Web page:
In independent India, it goes without saying that the criminal justice system (hereafter CJS) must function within the framework of the principles enunciated by the Constitution. Broadly speaking, these are as follows : The guarantee of equality before the law Equal protection of the laws Prohibition of discrimination imposed upon the State Deprivation of life / personal liberty only in accordance with procedure established by law Presumption of innocence of the accused

The requirement of proof beyond reasonable doubt The right of the accused to remain silent Arrest and detention in accordance with law and judicial guidelines Protection against double jeopardy Non-retrospective punishment No appraisal of the criminal justice system can suggest derogation from these principles. Rather, it is these very principles that are the indicators on the basis of which any evaluation of the criminal justice system may be made.

The independence of the judicial system is a key element of the basic structure of Indian constitutional democracy via the separation of powers between the Legislature, Executive and Judiciary. Over the last fifty years there has been much debate and discussion on the independence of the Indian judicial system, with varying opinions depending upon the political, social and economic location of the discussants. This project examines and probes one specific component of the CJS, viz. the office of the Public Prosecutor in India.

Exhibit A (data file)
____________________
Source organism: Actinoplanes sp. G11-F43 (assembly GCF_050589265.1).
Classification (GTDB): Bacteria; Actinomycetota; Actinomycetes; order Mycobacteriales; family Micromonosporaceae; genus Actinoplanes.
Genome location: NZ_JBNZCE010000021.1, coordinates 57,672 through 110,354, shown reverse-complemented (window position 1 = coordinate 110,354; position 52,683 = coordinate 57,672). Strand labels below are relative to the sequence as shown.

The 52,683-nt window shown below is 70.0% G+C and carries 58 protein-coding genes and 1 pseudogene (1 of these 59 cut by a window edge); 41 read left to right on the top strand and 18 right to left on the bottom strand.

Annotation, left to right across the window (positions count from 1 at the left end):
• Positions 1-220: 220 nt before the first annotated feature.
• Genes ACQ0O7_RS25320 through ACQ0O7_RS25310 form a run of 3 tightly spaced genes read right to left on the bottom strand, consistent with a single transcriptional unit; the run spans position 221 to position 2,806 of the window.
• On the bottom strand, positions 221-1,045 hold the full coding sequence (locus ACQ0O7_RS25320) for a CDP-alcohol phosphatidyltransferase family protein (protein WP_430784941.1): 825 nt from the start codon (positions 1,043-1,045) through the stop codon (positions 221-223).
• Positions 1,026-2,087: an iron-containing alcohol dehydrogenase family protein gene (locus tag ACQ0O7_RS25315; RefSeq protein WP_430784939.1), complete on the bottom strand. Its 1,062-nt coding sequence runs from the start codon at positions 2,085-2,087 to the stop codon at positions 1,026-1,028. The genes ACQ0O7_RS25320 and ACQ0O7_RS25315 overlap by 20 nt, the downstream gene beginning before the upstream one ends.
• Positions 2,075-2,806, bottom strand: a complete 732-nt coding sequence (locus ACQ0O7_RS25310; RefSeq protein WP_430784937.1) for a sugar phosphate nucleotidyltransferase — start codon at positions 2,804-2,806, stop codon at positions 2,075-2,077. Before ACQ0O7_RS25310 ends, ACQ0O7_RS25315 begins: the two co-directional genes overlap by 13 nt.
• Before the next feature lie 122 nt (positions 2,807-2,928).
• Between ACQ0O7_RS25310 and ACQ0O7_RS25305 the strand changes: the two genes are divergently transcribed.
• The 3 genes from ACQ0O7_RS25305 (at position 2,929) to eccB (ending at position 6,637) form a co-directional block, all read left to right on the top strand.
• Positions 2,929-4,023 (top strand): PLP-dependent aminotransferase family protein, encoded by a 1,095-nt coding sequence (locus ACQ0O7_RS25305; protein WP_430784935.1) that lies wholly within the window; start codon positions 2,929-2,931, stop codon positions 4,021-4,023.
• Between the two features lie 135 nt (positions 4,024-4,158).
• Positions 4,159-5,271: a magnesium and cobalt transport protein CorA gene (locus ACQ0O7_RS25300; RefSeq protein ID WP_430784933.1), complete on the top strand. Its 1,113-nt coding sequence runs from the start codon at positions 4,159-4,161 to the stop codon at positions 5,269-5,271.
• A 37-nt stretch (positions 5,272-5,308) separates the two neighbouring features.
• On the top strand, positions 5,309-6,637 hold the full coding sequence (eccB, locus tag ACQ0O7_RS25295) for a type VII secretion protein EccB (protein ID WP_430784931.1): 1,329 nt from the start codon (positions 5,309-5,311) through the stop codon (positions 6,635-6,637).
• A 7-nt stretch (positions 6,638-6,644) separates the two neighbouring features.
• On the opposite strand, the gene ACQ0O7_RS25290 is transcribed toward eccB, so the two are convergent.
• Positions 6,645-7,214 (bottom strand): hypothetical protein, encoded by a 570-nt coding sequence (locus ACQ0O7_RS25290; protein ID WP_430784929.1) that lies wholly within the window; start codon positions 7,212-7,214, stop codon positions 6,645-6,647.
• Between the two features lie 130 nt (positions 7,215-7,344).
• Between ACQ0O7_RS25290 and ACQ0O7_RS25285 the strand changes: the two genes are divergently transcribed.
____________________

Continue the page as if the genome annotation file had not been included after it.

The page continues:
It questions whether the above-mentioned constitutional principles and guarantees translate into reality during the course of criminal proceedings in an Indian court. The Rationale of Public Prosecution The underlying principle governing the CJS is that all crime (offences which have been codified as such in statutes) committed by an individual or groups against others are deemed to have been committed against society. Consequently the State takes action to prosecute the accused on behalf of, and in the interest of society.

The Supreme Court has discussed this thus; “Barring a few exceptions, in criminal matters the party who is treated as aggrieved party is the State which is the custodian of the social interests of the community at large and so it is for the State to take all steps necessary for bringing the person who has acted against the social interests of the community to book” (Thakur Ram vs. State of Bihar AIR 1996 SC 911). The rationale behind the State undertaking prosecutions appears to be that no private person uses the legal apparatus to wreak private vengeance on anyone.